But the MBA? No; the MBA I cannot forgive. We know about MBAs. They are the work of ageless evil, the devil's spawn, a foul mephitic swamp oozing toxic vapours to corrupt and defile all that is good and noble. People who do MBAs go to pieces. They sit in horrid little rooms and learn to speak a hateful and nonsensical language which prevents them ever thinking either sensibly or sensitively again. They do sums all day long, to encourage them in the belief that the business of life is business, and that life can thereby be reduced to numbers. They dress horribly, in that slick, preternaturally neat fashion which is intended to convey an image of success. They become obsessed with spreadsheets and repassage, wear unsuitable eau de toilette, grade their friends by usefulness, and when you ask them if they're hungry, they look at their watch.

I was one, once. I wasn't actually an MBA, but I read all the books, and I had the spread- sheet program and the vocabulary and the management-consultant bullshit; I had the just-too-pale-a-shade-of-grey suit, and the wafer-thin slip-on shoes, and the Rolex and the BMW and the gold American Express card, and I contributed absolutely nothing to the world's peace or happiness and nor did I care. The thing was all about money; so I hung around with venture capitalists and MBAs and Senior Strategy Executives and Marketing Directors and a raft of inexplicable people, all engaged in flannelling each other, and most of whom knew nothing at all about anything.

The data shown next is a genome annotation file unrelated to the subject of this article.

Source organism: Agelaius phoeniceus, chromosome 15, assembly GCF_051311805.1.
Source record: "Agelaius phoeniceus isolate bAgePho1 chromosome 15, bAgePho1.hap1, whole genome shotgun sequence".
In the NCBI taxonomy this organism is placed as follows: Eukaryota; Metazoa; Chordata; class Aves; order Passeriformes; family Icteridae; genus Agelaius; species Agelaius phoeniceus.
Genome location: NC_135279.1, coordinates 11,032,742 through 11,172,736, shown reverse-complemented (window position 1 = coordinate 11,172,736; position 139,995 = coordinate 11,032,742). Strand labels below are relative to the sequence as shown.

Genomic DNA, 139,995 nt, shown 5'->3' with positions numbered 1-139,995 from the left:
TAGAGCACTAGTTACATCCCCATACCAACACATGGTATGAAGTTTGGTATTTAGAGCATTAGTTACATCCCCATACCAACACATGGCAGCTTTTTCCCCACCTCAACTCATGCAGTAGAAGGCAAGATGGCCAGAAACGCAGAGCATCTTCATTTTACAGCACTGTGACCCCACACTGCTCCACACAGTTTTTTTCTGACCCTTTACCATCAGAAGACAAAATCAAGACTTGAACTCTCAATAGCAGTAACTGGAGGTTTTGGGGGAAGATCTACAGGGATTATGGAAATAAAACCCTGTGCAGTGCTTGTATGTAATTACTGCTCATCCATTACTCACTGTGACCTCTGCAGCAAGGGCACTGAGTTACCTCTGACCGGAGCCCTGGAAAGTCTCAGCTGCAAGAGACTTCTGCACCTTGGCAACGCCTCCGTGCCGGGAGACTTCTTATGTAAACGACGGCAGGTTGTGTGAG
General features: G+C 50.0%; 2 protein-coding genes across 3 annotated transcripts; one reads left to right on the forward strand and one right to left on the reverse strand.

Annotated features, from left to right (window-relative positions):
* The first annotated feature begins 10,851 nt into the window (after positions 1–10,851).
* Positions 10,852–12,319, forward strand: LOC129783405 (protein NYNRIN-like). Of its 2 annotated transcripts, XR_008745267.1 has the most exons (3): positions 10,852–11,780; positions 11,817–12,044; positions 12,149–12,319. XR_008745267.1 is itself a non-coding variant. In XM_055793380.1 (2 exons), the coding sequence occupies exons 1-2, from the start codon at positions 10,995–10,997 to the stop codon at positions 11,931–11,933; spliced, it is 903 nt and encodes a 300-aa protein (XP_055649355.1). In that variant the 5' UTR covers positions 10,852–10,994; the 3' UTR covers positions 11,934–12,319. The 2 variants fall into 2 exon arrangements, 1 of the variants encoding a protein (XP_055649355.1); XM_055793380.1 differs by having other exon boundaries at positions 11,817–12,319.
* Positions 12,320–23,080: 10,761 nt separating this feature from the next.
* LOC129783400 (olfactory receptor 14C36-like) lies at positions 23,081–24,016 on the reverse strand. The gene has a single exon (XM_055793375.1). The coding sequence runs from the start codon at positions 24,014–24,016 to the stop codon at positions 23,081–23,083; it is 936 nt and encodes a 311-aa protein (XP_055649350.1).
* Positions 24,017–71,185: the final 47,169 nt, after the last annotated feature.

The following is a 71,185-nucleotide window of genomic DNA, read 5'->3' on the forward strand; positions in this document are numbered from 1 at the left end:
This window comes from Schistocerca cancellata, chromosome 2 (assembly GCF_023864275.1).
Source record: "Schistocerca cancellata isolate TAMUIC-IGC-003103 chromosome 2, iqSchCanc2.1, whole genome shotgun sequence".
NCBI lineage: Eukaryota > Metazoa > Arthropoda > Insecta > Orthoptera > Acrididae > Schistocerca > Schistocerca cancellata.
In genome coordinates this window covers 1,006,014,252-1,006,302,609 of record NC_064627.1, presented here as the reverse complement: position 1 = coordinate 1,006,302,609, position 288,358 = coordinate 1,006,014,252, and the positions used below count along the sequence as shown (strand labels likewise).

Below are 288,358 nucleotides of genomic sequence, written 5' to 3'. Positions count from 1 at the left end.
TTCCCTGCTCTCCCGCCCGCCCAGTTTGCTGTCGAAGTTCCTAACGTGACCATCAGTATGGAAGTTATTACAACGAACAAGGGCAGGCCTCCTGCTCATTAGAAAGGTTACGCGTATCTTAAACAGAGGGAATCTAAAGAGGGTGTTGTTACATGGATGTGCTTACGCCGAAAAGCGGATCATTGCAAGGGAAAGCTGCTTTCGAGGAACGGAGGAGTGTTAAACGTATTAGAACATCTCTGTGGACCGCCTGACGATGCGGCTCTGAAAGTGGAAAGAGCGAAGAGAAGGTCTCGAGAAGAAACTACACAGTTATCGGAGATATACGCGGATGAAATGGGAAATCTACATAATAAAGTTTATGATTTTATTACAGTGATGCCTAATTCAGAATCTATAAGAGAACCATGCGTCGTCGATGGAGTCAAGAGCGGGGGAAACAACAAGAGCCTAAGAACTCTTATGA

Did we care? Did we buggery. Because it was not only about money; we also got the money. I have never, before or since, got so much money for doing so little. All you had to do was trot out some fiction - no, not fiction but poetry, pure word-music and subtle implication - and back came a cheque. Everyone was telling lies to everyone else, everyone was making it up; initially there was some slight unease that, further up the command chain, there would be someone who would say "Hang on; this is bollocks"; but it never happened. All the way up to the top the conspiracy of ignorance prevailed, and the money kept coming in.